Petrol-powered blowers are chosen by professionals for their portability. These machines work by creating airflow. A small fan draws in air and then blows it out through an extended tube designed to increase the airspeed and focus the blast in the required direction.
Some models give users the option of fitting a kit to convert the blower into a vacuum for collecting small amounts of leaves and litter. The kit will have a bag that is carried over the shoulder. To ensure maximum use of the bag, look for a conversion kit that includes a mechanism for shredding the debris.
Where there is only likely to be small amounts of work to do with a blower, a handheld model is ideal to keep in the van or shed. Just grab it, do the job and put it back. Backpack machines, although more expensive to buy, are the choice of professionals with greater volumes of work — situations where it would not be economical to use a rake or brush — but where a wheeled machine is not available or practical.
Backpack models are heavier, so always try before you buy. Pick a machine that has wide straps, carries the engine high on the user’s back and is well padded but with “stay cool” features that allow the back to “breathe”.
Blowing and vacuuming can be dusty, dirty operations. Manufacturers are well aware that the last thing you need is a machine that increases the unpleasantness of the task. In the past few years, models have been developed for lightness, but still with a powerful air blast.
A number of brands now feature cleaner engines, which are better for the environment and the operator.
Two years ago, Honda was one of the first to look at fitting four-stroke engines to blowers to offer a quieter, cleaner alternative to the two-stroke machine.
As well as lower emissions, Honda’s GX25 mini four-stroke engine reduced fuel and oil consumption and lowered the handheld blowers’ vibration levels.
Around the same time, Komatsu Zenoah began manufacturing its blowers with the Strato-charged two-stroke engine. This retains the advantages of the two-stroke but with 73 per cent lower hydrocarbon emissions and a 30 per cent saving in fuel. The latest K-Z model, available from Allen Power, is the 71.99cc EBZ8000, capable of moving a whopping 19.5cu m of air per minute.
More recently, Stihl equipped its blowers with the Stihl 4-Mix engine. Cleaner, quieter and more fuel-efficient, it can be found on three backpack models — the BR500, BR550 and the most powerful, 90m/s blasting BR600.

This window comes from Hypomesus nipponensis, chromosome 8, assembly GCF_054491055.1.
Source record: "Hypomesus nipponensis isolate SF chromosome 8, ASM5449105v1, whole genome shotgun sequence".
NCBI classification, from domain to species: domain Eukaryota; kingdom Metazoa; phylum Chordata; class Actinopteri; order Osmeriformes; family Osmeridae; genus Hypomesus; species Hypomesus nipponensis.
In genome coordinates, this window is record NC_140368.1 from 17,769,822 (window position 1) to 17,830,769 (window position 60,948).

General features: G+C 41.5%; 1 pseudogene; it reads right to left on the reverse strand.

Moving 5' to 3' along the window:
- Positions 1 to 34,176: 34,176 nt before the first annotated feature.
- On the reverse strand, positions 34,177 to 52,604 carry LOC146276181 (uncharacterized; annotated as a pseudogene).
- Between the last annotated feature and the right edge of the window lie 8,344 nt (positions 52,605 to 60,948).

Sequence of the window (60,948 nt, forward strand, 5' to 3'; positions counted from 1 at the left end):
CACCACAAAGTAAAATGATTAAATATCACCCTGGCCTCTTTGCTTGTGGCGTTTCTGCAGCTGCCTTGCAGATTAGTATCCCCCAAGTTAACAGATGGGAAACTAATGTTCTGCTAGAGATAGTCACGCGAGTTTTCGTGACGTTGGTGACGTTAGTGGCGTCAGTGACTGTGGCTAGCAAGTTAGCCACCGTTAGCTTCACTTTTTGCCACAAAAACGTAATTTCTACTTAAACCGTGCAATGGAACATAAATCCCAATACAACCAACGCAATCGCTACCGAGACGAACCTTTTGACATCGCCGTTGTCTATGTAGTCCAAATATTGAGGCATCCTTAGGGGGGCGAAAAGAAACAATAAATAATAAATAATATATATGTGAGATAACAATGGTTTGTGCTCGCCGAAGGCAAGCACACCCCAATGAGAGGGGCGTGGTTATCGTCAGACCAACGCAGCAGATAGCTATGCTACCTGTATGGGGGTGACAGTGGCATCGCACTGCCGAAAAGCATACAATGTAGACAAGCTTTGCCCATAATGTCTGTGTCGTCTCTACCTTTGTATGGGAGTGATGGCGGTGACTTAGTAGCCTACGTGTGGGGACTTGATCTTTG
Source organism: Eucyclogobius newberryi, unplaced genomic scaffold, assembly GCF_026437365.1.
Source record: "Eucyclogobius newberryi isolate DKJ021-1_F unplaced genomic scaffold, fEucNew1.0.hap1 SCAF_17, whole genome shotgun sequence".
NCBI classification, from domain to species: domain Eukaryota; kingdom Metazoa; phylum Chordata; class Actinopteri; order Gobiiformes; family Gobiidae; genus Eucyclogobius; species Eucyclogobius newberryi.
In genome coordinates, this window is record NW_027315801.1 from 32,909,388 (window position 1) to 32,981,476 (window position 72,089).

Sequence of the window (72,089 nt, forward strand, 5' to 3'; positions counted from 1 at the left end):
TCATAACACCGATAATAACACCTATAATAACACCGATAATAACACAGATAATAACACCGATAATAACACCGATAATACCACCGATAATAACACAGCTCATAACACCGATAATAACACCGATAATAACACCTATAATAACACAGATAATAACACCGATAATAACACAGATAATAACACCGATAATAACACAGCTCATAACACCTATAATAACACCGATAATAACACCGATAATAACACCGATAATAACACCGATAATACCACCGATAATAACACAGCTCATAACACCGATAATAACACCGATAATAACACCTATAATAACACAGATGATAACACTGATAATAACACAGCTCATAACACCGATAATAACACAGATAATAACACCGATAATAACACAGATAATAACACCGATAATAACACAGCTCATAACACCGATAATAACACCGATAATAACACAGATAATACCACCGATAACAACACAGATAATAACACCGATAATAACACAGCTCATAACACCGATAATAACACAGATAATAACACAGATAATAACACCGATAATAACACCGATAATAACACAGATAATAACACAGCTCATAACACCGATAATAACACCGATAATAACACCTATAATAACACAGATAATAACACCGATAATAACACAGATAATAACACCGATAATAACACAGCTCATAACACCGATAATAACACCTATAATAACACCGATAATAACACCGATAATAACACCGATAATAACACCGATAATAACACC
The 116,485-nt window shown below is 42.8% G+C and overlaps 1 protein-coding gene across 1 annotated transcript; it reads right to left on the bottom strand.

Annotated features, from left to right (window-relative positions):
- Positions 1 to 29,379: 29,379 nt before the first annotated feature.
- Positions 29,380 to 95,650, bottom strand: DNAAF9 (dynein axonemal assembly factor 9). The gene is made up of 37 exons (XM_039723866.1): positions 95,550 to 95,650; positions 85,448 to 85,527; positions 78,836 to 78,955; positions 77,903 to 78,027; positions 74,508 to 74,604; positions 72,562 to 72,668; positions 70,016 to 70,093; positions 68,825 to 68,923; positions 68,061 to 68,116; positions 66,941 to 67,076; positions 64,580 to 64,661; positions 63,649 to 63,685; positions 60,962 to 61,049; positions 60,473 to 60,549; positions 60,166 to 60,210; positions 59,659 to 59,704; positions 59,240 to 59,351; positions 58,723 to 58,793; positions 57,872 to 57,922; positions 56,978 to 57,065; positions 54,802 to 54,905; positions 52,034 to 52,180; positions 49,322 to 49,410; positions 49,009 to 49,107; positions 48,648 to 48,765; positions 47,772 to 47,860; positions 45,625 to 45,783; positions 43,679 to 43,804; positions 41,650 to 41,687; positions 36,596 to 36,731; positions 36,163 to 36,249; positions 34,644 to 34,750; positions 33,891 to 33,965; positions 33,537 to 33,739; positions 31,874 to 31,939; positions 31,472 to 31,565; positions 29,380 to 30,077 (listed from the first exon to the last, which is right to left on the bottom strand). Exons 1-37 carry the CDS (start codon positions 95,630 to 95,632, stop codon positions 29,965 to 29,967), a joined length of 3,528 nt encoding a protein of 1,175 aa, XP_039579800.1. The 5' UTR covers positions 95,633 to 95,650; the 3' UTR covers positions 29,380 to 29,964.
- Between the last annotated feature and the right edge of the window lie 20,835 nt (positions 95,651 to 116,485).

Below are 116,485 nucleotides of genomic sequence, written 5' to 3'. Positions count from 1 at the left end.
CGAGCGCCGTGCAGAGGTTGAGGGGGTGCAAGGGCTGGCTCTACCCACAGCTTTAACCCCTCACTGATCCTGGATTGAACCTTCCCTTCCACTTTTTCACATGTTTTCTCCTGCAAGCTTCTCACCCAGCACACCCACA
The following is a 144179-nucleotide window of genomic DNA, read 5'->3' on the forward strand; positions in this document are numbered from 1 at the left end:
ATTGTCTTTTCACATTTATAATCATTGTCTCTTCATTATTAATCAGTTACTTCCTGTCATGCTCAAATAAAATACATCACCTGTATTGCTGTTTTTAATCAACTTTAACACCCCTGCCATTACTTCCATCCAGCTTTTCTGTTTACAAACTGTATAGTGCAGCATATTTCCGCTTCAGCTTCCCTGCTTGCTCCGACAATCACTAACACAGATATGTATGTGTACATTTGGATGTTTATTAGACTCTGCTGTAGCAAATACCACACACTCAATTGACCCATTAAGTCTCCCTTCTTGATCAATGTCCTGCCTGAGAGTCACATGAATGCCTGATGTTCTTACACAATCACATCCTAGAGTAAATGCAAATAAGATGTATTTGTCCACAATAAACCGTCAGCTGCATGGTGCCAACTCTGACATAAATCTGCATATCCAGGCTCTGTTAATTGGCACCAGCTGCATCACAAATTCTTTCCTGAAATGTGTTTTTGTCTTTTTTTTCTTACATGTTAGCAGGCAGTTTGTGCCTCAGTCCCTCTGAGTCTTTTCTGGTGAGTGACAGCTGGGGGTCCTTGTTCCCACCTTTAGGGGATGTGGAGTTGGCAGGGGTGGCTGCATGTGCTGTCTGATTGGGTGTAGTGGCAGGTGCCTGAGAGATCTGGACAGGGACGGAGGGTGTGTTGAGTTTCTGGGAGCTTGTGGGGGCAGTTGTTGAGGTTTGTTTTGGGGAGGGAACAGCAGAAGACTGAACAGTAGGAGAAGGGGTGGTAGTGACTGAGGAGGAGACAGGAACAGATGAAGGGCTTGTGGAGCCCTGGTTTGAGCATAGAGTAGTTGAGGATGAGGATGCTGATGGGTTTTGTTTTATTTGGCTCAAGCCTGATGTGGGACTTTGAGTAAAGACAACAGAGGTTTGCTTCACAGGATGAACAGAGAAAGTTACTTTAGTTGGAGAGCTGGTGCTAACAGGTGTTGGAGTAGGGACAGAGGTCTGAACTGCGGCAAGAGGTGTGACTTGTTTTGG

In the Echo camp, the new ES-2400 handheld shredder and vacuum is noted for a 23.6cc two-stroke engine that has Carb2 emission compliance. Specified as having a maximum air volume of 660cu m/h in blow mode, it also has a shredding mechanism to reduce vacuum-collected debris at a ratio of 12 to 1.
You may have noticed that those three new ranges all quoted different measurements. You need to be aware of this factor when comparing potential purchases and have a calculator ready to do some quick conversions. Some manufacturers will refer to airflow in kilometres per hour, others in metres per second. Some will specify the maximum air volume, usually in cubic metres per hour, but some per minute.
As a guideline, look for machines with air speeds in excess of 65m/s or volumes of at least 660cu m per hour if you need to shift damp leaves and litter. Really stubborn, soggy leaves may take up to 70m/s. Be aware, too, of the engine size (cc) and/or output — usually given in kW or hp — as this will indicate the power and weight of the machine. The more powerful the machine, the heavier it is likely to be — although that’s not always the case and a well designed backpack can alter the perception of weight altogether.
Vibration levels and noise are also issues to investigate and machines should be easy to fuel up and start.
Remember to ask about servicing and warranty details — and check that you have the required personal protection equipment in terms of ear and eye protection and gloves.
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